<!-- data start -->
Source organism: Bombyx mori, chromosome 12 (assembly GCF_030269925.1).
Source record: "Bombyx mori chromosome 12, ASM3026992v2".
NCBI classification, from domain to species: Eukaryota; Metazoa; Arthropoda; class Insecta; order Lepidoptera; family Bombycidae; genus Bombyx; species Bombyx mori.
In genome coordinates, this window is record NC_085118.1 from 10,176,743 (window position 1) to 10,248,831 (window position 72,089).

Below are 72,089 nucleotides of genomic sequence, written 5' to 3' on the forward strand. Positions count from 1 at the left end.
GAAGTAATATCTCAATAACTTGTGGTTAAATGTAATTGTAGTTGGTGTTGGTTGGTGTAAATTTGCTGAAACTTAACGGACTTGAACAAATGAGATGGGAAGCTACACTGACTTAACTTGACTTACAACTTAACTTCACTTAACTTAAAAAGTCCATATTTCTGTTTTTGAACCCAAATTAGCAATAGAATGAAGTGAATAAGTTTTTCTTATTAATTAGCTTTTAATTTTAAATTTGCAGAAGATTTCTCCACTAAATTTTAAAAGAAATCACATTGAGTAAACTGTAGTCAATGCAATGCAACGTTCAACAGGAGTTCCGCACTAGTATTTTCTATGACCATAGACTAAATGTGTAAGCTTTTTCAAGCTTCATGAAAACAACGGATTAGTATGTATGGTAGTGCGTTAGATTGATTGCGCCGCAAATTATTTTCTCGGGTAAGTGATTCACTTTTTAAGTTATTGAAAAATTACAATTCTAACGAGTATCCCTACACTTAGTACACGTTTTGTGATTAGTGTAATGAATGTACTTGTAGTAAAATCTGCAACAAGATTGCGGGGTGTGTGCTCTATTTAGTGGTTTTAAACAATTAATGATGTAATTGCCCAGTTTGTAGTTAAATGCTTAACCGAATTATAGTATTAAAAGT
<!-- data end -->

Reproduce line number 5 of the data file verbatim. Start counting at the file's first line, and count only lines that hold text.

Below are 72,089 nucleotides of genomic sequence, written 5' to 3' on the forward strand. Positions count from 1 at the left end.